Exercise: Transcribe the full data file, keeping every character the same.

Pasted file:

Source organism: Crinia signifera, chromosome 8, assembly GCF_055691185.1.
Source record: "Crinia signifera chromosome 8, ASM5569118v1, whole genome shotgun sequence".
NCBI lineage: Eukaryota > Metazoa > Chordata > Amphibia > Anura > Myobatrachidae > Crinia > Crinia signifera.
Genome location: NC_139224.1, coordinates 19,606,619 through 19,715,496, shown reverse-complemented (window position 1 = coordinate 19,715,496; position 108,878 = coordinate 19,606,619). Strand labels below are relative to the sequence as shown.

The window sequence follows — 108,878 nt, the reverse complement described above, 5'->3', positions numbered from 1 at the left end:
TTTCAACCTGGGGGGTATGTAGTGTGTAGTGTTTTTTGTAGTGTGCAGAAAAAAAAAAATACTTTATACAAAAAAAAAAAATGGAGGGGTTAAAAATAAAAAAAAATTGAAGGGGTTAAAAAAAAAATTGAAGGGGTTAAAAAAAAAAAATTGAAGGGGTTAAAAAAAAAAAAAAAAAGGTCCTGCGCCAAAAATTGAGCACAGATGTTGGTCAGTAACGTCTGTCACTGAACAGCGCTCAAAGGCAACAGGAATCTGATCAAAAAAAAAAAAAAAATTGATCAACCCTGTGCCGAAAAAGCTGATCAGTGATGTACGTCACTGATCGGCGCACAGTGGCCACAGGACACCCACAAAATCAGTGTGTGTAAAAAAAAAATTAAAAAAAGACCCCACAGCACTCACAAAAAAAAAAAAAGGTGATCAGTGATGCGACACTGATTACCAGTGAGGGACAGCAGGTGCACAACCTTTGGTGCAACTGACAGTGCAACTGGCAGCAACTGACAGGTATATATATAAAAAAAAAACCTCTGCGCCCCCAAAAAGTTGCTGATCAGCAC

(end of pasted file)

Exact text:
Source organism: Crinia signifera, chromosome 8, assembly GCF_055691185.1.
Source record: "Crinia signifera chromosome 8, ASM5569118v1, whole genome shotgun sequence".
NCBI lineage: Eukaryota > Metazoa > Chordata > Amphibia > Anura > Myobatrachidae > Crinia > Crinia signifera.
Genome location: NC_139224.1, coordinates 19,606,619 through 19,715,496, shown reverse-complemented (window position 1 = coordinate 19,715,496; position 108,878 = coordinate 19,606,619). Strand labels below are relative to the sequence as shown.

The window sequence follows — 108,878 nt, the reverse complement described above, 5'->3', positions numbered from 1 at the left end:
TTTCAACCTGGGGGGTATGTAGTGTGTAGTGTTTTTTGTAGTGTGCAGAAAAAAAAAAATACTTTATACAAAAAAAAAAAATGGAGGGGTTAAAAATAAAAAAAAATTGAAGGGGTTAAAAAAAAAATTGAAGGGGTTAAAAAAAAAAAATTGAAGGGGTTAAAAAAAAAAAAAAAAAGGTCCTGCGCCAAAAATTGAGCACAGATGTTGGTCAGTAACGTCTGTCACTGAACAGCGCTCAAAGGCAACAGGAATCTGATCAAAAAAAAAAAAAAAATTGATCAACCCTGTGCCGAAAAAGCTGATCAGTGATGTACGTCACTGATCGGCGCACAGTGGCCACAGGACACCCACAAAATCAGTGTGTGTAAAAAAAAAATTAAAAAAAGACCCCACAGCACTCACAAAAAAAAAAAAAGGTGATCAGTGATGCGACACTGATTACCAGTGAGGGACAGCAGGTGCACAACCTTTGGTGCAACTGACAGTGCAACTGGCAGCAACTGACAGGTATATATATAAAAAAAAAACCTCTGCGCCCCCAAAAAGTTGCTGATCAGCAC